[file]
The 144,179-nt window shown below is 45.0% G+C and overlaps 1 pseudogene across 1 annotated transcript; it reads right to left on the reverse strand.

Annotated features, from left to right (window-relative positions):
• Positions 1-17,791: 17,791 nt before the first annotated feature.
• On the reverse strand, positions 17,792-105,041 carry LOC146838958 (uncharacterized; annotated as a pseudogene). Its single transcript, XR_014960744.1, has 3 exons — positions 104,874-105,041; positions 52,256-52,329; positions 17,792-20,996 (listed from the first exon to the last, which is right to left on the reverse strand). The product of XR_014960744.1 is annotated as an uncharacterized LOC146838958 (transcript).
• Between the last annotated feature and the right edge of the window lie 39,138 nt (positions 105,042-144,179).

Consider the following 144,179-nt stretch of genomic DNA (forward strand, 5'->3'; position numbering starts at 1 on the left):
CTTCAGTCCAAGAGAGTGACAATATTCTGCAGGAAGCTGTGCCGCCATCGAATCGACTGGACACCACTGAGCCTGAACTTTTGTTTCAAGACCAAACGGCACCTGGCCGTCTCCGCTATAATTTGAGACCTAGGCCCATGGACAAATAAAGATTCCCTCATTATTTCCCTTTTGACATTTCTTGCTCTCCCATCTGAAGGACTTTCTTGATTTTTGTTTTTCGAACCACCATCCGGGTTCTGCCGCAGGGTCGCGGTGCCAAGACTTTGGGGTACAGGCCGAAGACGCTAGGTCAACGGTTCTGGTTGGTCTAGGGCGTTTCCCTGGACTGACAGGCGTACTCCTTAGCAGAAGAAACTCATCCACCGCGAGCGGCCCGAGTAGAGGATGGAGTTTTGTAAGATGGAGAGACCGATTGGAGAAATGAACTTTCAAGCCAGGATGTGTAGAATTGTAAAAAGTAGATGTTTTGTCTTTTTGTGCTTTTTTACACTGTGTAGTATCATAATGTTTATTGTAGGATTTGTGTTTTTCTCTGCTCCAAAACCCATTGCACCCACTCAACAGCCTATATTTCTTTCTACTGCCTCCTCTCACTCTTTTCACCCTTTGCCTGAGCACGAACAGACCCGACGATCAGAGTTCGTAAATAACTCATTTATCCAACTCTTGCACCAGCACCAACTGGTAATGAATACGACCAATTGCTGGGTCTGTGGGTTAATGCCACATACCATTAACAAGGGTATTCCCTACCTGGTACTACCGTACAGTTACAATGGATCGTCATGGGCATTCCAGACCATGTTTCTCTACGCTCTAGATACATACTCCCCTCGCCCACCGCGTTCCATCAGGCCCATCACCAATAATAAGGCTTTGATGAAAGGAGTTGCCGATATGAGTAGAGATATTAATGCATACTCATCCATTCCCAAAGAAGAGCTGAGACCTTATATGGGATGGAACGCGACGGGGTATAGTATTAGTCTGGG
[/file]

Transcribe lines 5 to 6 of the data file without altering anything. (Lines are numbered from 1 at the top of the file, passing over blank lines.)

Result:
• Between the last annotated feature and the right edge of the window lie 39,138 nt (positions 105,042-144,179).

Consider the following 144,179-nt stretch of genomic DNA (forward strand, 5'->3'; position numbering starts at 1 on the left):